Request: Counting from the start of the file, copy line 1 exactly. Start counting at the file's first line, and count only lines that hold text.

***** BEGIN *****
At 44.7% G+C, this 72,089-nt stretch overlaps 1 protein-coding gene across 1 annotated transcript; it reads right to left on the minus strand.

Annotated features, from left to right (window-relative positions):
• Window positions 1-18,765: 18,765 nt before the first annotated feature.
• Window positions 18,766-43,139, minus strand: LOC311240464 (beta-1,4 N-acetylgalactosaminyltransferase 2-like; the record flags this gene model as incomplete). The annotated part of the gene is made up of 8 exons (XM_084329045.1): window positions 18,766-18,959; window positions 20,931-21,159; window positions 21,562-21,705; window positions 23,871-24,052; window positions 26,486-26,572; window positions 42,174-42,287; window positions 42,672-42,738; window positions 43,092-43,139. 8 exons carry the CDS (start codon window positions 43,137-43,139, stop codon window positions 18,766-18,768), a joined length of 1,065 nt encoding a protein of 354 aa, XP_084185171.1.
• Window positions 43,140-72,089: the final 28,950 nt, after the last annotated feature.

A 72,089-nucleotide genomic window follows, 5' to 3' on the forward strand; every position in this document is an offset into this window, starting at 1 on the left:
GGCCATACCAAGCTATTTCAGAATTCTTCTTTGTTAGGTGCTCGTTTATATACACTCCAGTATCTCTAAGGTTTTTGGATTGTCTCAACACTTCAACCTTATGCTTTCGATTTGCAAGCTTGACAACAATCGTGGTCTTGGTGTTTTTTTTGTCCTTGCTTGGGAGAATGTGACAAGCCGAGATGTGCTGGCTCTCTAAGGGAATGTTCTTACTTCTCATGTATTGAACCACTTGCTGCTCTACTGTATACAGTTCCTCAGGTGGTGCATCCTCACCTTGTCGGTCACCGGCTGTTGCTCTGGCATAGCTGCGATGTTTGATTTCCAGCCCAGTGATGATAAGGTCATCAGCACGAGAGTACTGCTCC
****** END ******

At 44.7% G+C, this 72,089-nt stretch overlaps 1 protein-coding gene across 1 annotated transcript; it reads right to left on the minus strand.